How the Parties Are Organized
Both political parties resemble “pyramid-shaped” organizations, meaning there is a single leader at the top (national chairman), a broad base of grassroots workers at the bottom (precinct captains), and several layers of local, state, and national committees in between. Decision-making, however, is not simply a “top down” process; the different committees are actually in loose confederation with each other and maintain a certain level of autonomy.
Each party has a national organization — the Republican National Committee (RNC) and the Democratic National Committee (DNC). The purpose of the national committee is to organize party functions, coordinate activity with state and local committees, raise money for officeholders and state parties, advocate policy positions in the media, and provide strategic and tactical support for candidates. The Democrats and Republicans have different methods for selecting national committee members, though both draw heavily from state organizations and elected officials.
Each national committee is led by a national chairman, who acts as the principal spokesperson for the party. In theory, the national committees are supposed to choose the national chairman; in practice, the two presidential candidates usually make this selection. In 2002, President George W. Bush replaced Republican National Chairman Jim Gilmore with close friend and ally Marc Racicot, the former governor of Montana. Both national chairmen are elected every two years, and rarely serve more than two terms.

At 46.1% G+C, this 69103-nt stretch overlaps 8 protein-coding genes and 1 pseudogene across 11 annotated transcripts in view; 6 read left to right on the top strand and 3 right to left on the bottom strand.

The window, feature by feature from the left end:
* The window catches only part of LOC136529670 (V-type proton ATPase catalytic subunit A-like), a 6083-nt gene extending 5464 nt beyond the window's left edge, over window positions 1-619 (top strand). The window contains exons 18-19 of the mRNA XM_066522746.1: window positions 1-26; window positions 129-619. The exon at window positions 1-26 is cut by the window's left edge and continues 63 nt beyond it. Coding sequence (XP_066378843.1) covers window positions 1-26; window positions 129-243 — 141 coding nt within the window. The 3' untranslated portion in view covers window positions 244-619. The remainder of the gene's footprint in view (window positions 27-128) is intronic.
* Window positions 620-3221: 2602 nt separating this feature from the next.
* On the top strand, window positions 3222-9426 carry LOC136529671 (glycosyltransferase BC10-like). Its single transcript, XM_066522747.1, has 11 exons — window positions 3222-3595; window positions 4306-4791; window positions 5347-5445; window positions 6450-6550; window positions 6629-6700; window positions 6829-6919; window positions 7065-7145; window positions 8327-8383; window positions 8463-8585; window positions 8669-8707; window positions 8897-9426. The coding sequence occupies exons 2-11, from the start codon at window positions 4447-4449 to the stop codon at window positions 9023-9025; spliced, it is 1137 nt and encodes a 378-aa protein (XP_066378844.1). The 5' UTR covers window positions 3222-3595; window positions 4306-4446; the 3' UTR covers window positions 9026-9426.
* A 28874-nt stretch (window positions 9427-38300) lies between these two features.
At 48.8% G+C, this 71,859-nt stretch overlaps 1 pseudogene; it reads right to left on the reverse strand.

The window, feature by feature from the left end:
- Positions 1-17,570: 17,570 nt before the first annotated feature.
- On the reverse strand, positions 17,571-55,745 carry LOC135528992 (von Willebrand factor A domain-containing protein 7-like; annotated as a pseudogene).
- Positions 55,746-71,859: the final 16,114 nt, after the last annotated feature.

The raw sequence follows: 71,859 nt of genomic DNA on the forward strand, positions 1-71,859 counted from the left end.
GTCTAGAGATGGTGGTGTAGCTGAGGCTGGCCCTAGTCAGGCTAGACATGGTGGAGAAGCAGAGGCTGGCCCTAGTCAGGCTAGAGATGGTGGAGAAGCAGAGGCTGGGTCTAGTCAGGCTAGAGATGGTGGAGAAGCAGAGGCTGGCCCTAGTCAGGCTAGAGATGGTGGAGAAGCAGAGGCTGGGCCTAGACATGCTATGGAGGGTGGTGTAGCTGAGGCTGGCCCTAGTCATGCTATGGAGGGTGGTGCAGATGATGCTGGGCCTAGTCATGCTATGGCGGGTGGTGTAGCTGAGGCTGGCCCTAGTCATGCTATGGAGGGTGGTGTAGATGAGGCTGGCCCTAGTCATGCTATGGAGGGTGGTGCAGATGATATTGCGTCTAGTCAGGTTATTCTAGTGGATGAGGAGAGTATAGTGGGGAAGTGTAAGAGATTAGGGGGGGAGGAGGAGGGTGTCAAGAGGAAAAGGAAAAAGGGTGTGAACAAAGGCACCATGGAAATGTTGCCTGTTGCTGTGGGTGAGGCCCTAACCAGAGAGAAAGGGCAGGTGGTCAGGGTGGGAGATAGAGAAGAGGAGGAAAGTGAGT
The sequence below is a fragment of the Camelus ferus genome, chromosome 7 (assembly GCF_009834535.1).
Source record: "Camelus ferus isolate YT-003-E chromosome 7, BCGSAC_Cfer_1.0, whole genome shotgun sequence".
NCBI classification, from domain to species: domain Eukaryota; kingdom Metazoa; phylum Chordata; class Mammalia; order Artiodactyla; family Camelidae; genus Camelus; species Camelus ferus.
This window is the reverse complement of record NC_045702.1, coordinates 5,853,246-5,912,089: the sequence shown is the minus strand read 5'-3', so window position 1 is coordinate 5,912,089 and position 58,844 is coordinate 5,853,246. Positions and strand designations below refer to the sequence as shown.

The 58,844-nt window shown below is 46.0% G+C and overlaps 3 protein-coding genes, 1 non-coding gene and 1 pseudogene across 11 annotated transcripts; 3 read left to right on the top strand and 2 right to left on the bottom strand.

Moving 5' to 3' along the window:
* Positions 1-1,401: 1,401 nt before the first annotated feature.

Following Al Gore's defeat in the 2000 presidential election, prolific fundraiser Terry McAuliffe was voted Democratic national chairman, edging out former Atlanta mayor Maynard Jackson in a bitterly divisive contest. The selection of McAuliffe was somewhat unusual in that he was widely viewed as Bill Clinton's candidate because of his close ties to the former president and first lady.
Every four years, both national committees host a national convention, where their candidates for president and vice president are formally nominated. This time is also used to vote on national committee membership, adopt a national platform, and discuss rule changes for the primary system. The national conventions mark the beginning of the general election.